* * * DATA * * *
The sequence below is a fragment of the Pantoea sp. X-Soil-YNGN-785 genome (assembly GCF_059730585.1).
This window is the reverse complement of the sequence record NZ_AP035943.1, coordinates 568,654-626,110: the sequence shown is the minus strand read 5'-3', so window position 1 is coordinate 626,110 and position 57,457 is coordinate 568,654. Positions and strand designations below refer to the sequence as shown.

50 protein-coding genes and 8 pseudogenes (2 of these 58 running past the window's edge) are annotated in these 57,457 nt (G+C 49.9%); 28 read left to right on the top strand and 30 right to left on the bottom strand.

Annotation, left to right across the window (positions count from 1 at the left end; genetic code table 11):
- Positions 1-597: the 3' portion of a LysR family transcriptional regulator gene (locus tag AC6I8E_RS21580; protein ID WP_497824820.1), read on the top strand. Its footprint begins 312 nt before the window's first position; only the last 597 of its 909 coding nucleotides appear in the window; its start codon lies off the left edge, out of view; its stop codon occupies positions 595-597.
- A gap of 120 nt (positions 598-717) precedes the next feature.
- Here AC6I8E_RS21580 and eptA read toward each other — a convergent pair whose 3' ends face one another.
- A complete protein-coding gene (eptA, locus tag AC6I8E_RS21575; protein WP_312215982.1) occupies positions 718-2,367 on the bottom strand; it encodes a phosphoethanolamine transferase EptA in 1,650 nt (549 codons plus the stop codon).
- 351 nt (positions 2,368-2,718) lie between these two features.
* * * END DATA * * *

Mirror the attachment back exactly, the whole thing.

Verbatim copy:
The sequence below is a fragment of the Pantoea sp. X-Soil-YNGN-785 genome (assembly GCF_059730585.1).
This window is the reverse complement of the sequence record NZ_AP035943.1, coordinates 568,654-626,110: the sequence shown is the minus strand read 5'-3', so window position 1 is coordinate 626,110 and position 57,457 is coordinate 568,654. Positions and strand designations below refer to the sequence as shown.

50 protein-coding genes and 8 pseudogenes (2 of these 58 running past the window's edge) are annotated in these 57,457 nt (G+C 49.9%); 28 read left to right on the top strand and 30 right to left on the bottom strand.

Annotation, left to right across the window (positions count from 1 at the left end; genetic code table 11):
- Positions 1-597: the 3' portion of a LysR family transcriptional regulator gene (locus tag AC6I8E_RS21580; protein ID WP_497824820.1), read on the top strand. Its footprint begins 312 nt before the window's first position; only the last 597 of its 909 coding nucleotides appear in the window; its start codon lies off the left edge, out of view; its stop codon occupies positions 595-597.
- A gap of 120 nt (positions 598-717) precedes the next feature.
- Here AC6I8E_RS21580 and eptA read toward each other — a convergent pair whose 3' ends face one another.
- A complete protein-coding gene (eptA, locus tag AC6I8E_RS21575; protein WP_312215982.1) occupies positions 718-2,367 on the bottom strand; it encodes a phosphoethanolamine transferase EptA in 1,650 nt (549 codons plus the stop codon).
- 351 nt (positions 2,368-2,718) lie between these two features.